The lost generation? Saving today’s kids from the long-term effects of divorce




It is important for anyone living with or working with the child of divorce to understand the long-term legacies of divorce on children. As a single parent, grandparent, mentor or church leader, you can help an individual child to better cope and potentially even lessen the impact of a particular long-term legacy. Your input today may help lessen the severity of the impact in the future.

The Zander Story
Zander was an elementary age kid who wanted to join our praise team at the church where I played keyboard. He played loud, wanted to sing solos and imagined he was a rock star. He also missed a lot of practices.

As other members began to complain, I started inquiring about why he was missing rehearsals, arriving late for church and in general getting to know him personally.

Because his mom had remarried many thought he was growing up in a two-parent family.

Here are some particulars about him:

  • He lived with mom, step dad, birth sister and half sister.
  • His step dad had children that visited their house every other weekend.
  • He had to share his birth mom with stepsiblings, half sister and his birth sister.
  • He went to his birth dad’s every other Sunday and sometimes on Wednesday night – when we rehearsed
  • At birth dad’s there was a step mom and her children
  • His stepbrother was older and a big football star with one of the colleges
  • Zander felt like he couldn’t do anything to measure up to his dad’s expectations

I think because I took time to care and be interested in him, we developed a strong connection. To this day, years later, we are still friends on Facebook.

Some long-term legacies of divorce

  • An increased likelihood of divorce as an adult

Judith Wallerstein, in her book, “The Unexpected Legacy of Divorce” states that many adult children of divorce live in fear that they will replicate their parents’ history of divorce.”

One man shared with me, “My parents divorced after seventeen years of marriage. When my wife and I celebrated our 18th anniversary I literally felt myself breathe a big sigh of relief. I felt we had made it home free.”

  • Depression and anxiety

Many teens and adult children of divorce never get over the feeling of loneliness they experienced in their younger years. They experienced overwhelming sadness as children and depression as teens or adults.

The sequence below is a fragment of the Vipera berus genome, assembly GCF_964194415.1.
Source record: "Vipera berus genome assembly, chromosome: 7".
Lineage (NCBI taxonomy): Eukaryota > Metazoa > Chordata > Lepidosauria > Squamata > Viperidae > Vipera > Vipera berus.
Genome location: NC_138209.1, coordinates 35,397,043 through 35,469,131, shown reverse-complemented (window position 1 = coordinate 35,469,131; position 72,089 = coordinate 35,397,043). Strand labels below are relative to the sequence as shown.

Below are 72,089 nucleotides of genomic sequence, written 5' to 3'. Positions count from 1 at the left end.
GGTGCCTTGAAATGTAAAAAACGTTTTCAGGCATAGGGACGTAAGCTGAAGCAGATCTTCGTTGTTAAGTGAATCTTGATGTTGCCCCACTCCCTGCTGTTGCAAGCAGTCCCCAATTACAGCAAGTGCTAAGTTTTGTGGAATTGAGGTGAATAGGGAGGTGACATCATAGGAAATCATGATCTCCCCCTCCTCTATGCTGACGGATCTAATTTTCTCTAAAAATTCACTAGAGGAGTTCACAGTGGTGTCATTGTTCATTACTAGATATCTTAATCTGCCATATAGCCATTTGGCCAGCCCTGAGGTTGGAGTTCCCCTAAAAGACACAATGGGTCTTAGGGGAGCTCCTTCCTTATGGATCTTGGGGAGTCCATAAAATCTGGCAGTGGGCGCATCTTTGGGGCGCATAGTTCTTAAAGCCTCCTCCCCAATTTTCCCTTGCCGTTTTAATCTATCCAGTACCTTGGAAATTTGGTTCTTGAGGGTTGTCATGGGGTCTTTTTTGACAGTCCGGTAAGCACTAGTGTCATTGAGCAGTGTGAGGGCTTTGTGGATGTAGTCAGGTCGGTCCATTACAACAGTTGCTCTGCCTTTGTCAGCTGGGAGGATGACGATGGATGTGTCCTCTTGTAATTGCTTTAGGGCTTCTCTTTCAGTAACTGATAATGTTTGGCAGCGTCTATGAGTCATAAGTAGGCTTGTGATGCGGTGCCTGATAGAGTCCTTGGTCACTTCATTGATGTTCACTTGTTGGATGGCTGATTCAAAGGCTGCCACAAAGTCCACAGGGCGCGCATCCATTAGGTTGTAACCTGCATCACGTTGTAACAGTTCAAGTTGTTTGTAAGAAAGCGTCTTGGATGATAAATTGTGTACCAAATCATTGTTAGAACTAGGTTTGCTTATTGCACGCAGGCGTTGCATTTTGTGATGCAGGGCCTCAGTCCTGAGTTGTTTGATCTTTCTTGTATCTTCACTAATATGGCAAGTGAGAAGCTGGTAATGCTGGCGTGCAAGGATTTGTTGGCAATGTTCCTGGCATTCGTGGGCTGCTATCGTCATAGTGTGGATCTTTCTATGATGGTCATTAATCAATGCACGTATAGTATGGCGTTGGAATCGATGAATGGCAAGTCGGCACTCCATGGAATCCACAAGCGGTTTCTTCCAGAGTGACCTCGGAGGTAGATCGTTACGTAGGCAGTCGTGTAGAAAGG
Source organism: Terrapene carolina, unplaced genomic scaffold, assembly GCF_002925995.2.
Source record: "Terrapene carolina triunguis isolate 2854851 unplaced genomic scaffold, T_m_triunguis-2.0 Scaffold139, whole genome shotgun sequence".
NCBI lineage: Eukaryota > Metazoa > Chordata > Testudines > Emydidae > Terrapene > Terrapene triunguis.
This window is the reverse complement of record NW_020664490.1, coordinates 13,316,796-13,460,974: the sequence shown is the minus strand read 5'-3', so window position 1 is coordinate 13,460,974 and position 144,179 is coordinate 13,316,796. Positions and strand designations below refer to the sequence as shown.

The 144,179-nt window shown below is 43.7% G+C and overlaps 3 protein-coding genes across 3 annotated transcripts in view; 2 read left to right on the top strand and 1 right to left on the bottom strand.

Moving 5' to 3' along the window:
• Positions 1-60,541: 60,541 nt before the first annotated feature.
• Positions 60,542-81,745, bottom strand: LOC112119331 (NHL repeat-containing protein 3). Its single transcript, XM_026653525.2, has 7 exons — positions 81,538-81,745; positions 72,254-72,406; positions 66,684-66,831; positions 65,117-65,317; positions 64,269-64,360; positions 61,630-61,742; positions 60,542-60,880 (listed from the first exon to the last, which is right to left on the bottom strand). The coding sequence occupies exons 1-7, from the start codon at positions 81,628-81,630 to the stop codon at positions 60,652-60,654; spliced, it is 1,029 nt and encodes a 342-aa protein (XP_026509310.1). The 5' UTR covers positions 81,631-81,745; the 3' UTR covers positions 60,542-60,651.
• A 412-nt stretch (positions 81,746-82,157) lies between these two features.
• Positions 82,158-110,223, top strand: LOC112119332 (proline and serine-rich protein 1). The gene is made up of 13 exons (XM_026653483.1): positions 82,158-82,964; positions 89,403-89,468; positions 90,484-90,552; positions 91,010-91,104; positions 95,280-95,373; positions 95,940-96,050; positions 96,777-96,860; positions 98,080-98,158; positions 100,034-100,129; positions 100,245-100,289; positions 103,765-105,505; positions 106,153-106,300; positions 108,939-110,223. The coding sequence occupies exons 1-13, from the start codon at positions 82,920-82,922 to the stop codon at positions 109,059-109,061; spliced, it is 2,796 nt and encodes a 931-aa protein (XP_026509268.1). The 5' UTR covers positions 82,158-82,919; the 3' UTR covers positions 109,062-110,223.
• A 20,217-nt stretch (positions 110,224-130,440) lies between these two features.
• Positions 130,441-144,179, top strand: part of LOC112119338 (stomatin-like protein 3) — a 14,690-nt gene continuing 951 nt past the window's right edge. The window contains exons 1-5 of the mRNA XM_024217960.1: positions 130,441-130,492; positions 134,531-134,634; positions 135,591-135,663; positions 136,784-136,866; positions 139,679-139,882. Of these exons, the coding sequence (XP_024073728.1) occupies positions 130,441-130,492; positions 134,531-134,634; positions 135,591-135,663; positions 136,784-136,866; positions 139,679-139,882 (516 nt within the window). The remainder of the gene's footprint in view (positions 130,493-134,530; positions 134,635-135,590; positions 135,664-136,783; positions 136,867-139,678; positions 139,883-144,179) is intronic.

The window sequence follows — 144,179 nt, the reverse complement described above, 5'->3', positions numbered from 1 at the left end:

Other adults feel a constant anxiety that something bad is going to happen to them or loved ones.

  • Anxiety about relationships

They worry that they won’t know how to form long lasting relationships. Many simply don’t know how to be married. No one taught them about marriage. No one taught them about resolving conflict with the person they love the most. 

  • Increased risk of suicide

Suicide in teens of divorce is very high. For a lot of teens suicide seems to be a plausible solution to their many problems.

  • Delinquency in teen years

Because teens don’t have the cognitive brain functions of an adult, they don’t have the ability to make wise decisions and choices. Some teens have too much unsupervised time on their hands.

  • Poor school Performance and high drop-out rates

Many teens struggle with school. As school becomes difficult and cumbersome they drop out.

  • Substance abuse

Reliance on a substance makes things seem easier and they think it helps dissipate the anger and hostility that has becomes a way of life.

  • Promiscuity and Unwed Teenage Pregnancy

A lot of young girls will turn to boys to fulfill the role of the father that they feel deserted them. Others watch the revolving bedroom door of one or both parents and wonder why they can’t do the same thing. No one takes the time to teach them about moral issues, about that one special love or about birth control.

  • Pulling away from the Lord in adult years

Many are immature Christians are frozen in spiritual time warp of where they were as children when the divorce happened.

It doesn’t have to be that way
Divorce doesn’t have to destroy a child’s future. We have many happy and healthy adults in our society today that have survived the divorce from childhood. Many have taken the trials from childhood and have used them to propel themselves into a better lifestyle.

We have church leaders, especially a lot children’s ministry leaders, who have made the decision to move forward and impact the Kingdom. We have doctors, lawyers, teachers, college professors, governing officials and many other successful adults who have survived.

What can you do to keep our society from losing another generation to divorce?


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  1. Pingback: DC4K » Question of the week: Does your children’s ministry mirror your community? WARNING – you may not like these numbers!

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